PENSACOLA BEACH — The sugar-sand beach here appeared cleaner Thursday, after workers picked up tar balls overnight with shovels and nets. By noon they had collected 44,955 pounds of tar balls and oil material, according to the Escambia County Emergency Operations Center.
But a University of South Florida geologist made a grim discovery Thursday morning, 24 hours after the worst oil onslaught in Florida so far.
Ping Wang, 43, who has studied beaches for 20 years, dug a narrow trench perpendicular to the shoreline, about a foot deep and 5 feet long. A dark, contiguous vein of oil ran horizontally along the walls of the trench, about 6 inches beneath the surface of the sand.
The sheet of oil which was deposited on the beach at high tide Wednesday and stretched some 8 miles was covered by as much as a foot of sand at high tide Thursday, Wang explained.
"Beaches change very often," he said. Depending on tides and wave action, they constantly lose or accumulate sand.
While picking up tar balls and oil patties from the surface is helpful, Wang's discovery suggests that type of cleaning will be inadequate.
"This is going to be hard to clean up," he said. "It's going to need to be a much larger scale effort than what we're seeing."
Wang, working with a team of geologists from USF, dug trenches at various spots along the beach on the Gulf Islands National Seashore and found the buried, unbroken vein each time.
"It's a continuous layer until it pinches off right up here," he said, pointing to a trench near the maximum wave run-up, the point at which high-tide waves begin their retreat. "The problem is they're only cleaning up the top of the beach."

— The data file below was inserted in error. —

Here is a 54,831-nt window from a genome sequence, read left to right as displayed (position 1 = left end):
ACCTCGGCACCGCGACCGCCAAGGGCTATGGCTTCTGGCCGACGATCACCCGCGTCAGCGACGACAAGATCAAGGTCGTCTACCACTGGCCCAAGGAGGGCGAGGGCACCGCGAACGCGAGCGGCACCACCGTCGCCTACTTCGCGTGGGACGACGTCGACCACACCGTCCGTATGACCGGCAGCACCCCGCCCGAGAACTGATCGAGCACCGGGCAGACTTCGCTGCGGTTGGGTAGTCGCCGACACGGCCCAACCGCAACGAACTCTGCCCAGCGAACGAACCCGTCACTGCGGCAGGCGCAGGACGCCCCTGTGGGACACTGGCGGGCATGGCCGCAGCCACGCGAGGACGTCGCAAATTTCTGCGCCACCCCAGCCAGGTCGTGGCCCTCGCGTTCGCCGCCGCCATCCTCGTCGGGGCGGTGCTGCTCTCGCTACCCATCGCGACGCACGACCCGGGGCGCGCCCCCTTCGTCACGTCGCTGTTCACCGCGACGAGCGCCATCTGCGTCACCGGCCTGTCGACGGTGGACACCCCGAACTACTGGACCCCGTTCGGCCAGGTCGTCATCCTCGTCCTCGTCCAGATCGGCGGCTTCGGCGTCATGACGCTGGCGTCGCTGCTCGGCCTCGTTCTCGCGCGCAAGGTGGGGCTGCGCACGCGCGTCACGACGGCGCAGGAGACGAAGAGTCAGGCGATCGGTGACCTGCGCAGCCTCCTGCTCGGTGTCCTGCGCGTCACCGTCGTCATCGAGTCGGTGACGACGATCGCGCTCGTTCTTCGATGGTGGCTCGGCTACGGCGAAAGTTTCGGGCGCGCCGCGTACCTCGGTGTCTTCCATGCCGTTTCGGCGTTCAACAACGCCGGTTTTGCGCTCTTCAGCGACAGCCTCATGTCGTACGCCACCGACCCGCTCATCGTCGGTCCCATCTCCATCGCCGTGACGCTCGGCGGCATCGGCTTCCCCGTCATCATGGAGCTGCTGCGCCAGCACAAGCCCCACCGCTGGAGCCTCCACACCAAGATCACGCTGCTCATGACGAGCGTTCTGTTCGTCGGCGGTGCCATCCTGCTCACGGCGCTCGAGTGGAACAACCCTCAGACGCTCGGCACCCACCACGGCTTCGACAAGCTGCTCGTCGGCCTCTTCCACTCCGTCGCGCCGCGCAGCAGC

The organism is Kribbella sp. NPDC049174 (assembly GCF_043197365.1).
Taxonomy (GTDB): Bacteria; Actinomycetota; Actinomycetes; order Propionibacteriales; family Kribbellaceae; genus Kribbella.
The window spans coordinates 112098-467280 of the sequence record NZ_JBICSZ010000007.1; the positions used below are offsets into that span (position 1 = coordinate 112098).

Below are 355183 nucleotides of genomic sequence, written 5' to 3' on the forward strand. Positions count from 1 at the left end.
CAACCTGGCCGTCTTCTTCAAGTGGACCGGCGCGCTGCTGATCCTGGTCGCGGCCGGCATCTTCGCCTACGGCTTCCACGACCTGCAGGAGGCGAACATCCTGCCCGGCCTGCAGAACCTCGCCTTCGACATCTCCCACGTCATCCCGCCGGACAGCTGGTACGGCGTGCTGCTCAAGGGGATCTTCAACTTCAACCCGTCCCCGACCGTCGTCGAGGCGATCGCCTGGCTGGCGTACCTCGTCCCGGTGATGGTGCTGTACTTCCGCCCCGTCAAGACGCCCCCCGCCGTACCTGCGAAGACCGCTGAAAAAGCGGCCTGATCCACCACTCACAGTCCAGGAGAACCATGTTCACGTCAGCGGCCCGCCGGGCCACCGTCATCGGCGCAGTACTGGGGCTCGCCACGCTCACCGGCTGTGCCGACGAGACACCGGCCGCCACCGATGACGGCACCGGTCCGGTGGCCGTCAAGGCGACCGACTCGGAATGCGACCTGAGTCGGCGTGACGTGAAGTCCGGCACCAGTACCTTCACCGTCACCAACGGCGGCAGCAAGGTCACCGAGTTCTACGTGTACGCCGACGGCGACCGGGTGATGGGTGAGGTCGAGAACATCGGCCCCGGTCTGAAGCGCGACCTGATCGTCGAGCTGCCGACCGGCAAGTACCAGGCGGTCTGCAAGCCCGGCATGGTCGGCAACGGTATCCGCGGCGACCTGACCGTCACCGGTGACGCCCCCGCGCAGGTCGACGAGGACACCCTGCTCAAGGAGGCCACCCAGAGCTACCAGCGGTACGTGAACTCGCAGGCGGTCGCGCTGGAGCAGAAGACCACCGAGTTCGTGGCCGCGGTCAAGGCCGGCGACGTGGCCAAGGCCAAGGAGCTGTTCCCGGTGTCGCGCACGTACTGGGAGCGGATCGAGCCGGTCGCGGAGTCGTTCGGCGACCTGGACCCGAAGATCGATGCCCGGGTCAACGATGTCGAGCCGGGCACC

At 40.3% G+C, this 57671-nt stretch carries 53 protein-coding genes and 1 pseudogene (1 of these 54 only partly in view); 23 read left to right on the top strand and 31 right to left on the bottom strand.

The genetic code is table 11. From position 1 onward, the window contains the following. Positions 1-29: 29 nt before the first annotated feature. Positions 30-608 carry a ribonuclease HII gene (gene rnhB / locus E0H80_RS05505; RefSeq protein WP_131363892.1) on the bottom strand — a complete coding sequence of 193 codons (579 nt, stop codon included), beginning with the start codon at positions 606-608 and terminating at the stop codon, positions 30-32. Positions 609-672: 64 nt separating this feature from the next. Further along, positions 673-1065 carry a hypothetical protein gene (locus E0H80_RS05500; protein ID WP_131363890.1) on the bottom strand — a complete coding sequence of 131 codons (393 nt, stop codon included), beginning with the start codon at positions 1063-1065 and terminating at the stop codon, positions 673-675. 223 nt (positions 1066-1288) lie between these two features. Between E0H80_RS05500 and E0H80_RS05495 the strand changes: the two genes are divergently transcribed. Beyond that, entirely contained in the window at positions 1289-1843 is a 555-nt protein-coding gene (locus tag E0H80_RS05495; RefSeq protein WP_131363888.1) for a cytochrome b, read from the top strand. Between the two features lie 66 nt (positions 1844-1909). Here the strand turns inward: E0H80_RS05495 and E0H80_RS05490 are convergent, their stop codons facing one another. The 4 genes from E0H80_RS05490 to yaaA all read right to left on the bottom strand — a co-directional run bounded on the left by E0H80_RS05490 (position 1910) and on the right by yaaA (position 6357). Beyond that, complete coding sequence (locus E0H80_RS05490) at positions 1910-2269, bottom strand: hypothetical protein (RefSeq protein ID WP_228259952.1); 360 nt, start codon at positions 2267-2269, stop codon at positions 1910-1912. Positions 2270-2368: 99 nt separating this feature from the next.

The geologists worry that any violent water activity — like heavy waves created by a storm or frontal passage — will lift the buried oil sheet and cast it further up shore, onto clean sand.
Coast Guard Lt. Cmdr. Natalie Murphy, a spokeswoman for the Unified Command in Mobile, said Wang's finding was not surprising. She said cleanup crews will go after subsurface oil later with machines that can scoop and separate deep oil and sand.
"Overall, in the short-term plan, we're cleaning up what's exposed," she said.
Wang said he wasn't surprised by the discovery. During a study for the National Science Foundation of oil-affected beaches in Alabama and northwest Florida, he found buried tar balls after cleanup crews had left.
USF Coastal Research Lab geologist Rip Kirby raised another issue with the cleanup on a trip to the shore late Thursday night, when he shined an ultraviolet light on the sand. Flecks of orange — which Kirby identified as oil, or volatile organic compounds — were scattered across the beach. Some dime-sized flecks were spotted on the footpath leading over the dunes, 100 yards from the water — an indication that unregulated foot traffic was contaminating clean sand. Closer to the water, tiny specks of oil covered the sand.
"It's the way they're cleaning it," he said. "They're scooping it up with nets and shaking it. Yes, they're removing the tar balls, but they're also coating clean sand with oil."
Those tiny flecks can't be seen with the naked eye.
"People need to know," Wang said. "The beach is not going to be the same for a long time."
Ben Montgomery can be reached at firstname.lastname@example.org or (727) 893-8650.